Group Wants Quality Control Standards to Cover Firm Governance and Leadership
With the Public Company Accounting Oversight Board (“PCAOB”) researching whether to update quality control standards, its Standing Advisory Group (“SAG”) believes the standards should be amended to include firm governance and leadership. Talking to reporters after the SAG’s November 29 meeting, PCAOB Chairman William Duhnke said the board may elevate its research on the standards to a standard-setting project sometime next year but is currently determining the next steps.
The PCAOB’s quality control standards mandate accounting firms to employ systems with reasonable assurance that a firm’s employees meet professional standards and the firm’s quality standards. Firm governance and leadership include four concepts: firm culture, organization, assignment of authorities and responsibilities, and incentive systems. Despite the importance of firm governance leadership, however, PCAOB deputy chief auditor Keith Wilson stated that the standard as is does not directly address the topic.
Relaying member sentiment from a closed session of the SAG meeting, Wilson noted SAG members believe the firm governance and leadership guidance should be principles-based and should focus on those four concepts. Examples advisory group members gave included providing clear firm expectations and holding leadership accountable. Wilson also said that the PCAOB should consider appropriate tools to identify issues related to the concepts of governance and leadership, and ensure that such issues are resolved in a timely manner.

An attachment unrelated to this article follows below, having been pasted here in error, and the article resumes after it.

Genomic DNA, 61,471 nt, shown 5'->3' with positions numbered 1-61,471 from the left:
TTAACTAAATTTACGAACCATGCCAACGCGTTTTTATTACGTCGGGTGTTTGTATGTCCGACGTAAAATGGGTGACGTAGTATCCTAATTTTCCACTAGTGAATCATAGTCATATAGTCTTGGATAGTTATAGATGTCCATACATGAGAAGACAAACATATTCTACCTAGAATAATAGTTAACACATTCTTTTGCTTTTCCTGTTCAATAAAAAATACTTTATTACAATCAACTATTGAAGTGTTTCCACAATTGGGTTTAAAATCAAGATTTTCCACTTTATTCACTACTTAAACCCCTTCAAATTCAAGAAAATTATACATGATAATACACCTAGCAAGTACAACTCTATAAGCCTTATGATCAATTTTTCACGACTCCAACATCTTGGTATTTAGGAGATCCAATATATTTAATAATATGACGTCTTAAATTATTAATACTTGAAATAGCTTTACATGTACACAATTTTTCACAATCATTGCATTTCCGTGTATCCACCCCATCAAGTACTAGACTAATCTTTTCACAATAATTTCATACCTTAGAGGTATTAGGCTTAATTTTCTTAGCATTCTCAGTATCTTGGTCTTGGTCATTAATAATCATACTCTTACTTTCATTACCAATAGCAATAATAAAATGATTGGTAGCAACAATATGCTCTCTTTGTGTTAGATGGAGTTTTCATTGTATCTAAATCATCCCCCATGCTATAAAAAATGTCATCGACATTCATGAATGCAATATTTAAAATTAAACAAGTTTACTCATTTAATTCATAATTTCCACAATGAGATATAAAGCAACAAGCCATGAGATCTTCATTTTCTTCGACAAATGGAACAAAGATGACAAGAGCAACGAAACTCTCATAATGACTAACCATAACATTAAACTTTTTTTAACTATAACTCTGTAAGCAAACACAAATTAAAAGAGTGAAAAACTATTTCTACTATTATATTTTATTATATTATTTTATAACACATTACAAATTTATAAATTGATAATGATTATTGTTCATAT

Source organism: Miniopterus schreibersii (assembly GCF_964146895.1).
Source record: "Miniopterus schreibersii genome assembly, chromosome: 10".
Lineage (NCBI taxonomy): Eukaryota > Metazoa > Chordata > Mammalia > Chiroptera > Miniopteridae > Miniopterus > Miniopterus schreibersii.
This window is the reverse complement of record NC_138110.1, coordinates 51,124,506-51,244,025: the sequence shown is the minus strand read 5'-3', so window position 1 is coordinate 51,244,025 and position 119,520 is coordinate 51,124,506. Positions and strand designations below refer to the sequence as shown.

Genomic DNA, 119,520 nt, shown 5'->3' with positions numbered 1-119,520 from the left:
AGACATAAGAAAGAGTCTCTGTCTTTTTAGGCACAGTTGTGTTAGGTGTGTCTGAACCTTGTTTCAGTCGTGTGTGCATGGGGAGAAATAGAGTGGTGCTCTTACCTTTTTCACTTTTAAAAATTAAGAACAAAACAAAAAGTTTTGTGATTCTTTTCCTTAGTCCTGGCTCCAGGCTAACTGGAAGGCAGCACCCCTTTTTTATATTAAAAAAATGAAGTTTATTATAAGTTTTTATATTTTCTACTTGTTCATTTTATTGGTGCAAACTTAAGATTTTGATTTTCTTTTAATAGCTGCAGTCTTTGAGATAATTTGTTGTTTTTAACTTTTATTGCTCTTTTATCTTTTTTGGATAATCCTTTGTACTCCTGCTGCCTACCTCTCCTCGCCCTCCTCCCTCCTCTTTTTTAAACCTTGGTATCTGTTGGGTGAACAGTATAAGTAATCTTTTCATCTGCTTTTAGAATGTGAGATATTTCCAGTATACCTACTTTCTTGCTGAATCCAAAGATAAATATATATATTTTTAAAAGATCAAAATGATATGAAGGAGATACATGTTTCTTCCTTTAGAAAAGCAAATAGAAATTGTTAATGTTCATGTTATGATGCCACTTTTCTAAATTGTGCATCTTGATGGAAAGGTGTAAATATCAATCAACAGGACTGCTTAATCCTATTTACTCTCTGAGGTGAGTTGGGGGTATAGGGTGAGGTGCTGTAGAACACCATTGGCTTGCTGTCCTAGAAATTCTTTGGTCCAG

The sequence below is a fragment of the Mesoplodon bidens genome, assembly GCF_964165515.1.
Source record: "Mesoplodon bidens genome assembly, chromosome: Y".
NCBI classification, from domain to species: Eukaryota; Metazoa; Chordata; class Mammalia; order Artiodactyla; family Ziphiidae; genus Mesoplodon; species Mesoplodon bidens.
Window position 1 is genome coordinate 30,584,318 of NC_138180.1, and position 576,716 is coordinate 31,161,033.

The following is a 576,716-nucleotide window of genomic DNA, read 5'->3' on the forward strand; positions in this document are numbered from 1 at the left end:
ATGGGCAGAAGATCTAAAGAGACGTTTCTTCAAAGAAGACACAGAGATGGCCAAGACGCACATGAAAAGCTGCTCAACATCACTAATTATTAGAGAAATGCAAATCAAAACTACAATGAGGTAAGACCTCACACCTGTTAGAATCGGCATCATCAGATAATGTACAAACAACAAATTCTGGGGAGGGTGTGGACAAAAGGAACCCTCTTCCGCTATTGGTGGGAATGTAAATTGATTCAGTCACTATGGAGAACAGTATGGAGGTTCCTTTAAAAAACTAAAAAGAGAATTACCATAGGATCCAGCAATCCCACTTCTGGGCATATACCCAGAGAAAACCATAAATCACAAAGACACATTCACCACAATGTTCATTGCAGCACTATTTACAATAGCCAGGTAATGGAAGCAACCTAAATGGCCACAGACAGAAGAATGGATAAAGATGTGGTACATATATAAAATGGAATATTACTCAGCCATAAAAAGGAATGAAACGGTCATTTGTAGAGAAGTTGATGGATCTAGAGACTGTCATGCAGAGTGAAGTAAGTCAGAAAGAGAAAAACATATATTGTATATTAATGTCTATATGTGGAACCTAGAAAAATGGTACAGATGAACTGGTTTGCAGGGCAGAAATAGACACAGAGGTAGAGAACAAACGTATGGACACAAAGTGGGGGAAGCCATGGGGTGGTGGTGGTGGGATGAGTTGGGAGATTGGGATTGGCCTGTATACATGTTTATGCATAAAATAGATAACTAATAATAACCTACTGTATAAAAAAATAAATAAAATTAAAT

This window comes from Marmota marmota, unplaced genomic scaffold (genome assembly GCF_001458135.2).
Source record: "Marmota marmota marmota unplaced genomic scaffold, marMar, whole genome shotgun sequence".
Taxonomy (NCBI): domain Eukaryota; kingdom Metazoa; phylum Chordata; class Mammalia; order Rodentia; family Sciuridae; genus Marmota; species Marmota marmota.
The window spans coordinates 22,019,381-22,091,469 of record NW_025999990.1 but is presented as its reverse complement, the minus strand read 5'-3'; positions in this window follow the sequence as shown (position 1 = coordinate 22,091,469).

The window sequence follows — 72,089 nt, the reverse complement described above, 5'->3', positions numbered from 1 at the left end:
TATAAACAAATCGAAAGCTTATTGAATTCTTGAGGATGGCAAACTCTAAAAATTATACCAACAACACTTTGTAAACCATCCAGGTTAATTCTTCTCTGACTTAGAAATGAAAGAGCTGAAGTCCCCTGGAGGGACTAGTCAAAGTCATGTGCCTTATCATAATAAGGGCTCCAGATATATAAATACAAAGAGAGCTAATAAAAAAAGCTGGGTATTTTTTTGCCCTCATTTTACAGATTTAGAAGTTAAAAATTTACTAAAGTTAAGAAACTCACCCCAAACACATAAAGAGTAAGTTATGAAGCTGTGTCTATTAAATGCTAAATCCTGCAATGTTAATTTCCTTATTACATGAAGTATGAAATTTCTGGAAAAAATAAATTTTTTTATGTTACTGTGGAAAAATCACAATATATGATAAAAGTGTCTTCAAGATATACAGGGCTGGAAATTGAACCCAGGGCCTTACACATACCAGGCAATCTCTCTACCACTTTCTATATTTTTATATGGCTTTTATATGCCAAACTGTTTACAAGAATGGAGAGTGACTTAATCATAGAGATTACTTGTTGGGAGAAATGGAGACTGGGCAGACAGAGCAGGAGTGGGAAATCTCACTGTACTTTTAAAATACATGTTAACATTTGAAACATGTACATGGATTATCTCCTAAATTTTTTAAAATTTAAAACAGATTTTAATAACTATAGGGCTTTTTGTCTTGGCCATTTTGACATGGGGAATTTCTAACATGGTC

Several SAG members want the PCAOB to consider developing a framework based on audit engagement outcomes that includes principles and guidance. Speaking on the proposed framework, PCAOB staff member Brian Degano remarked that firms should consider performing a risk assessment on their culture as well as a stress test focused on the risks underlying clients. Degano also shared that other SAG members want the board to host a roundtable involving firms’ independent board members. The roundtable would allow participating board members to exchange best practices about their firm culture and governance.
Some members commented that if the quality control standard is principles-based, then the same principles should affect all firms. However, they also support having application guidance tailored to big and small-sized firms.
Collectively, SAG members agreed that the PCAOB should convey that incentive systems are necessary and are tied to firm culture, emphasize clear expectations, and establish accountability and penalties for poor performance.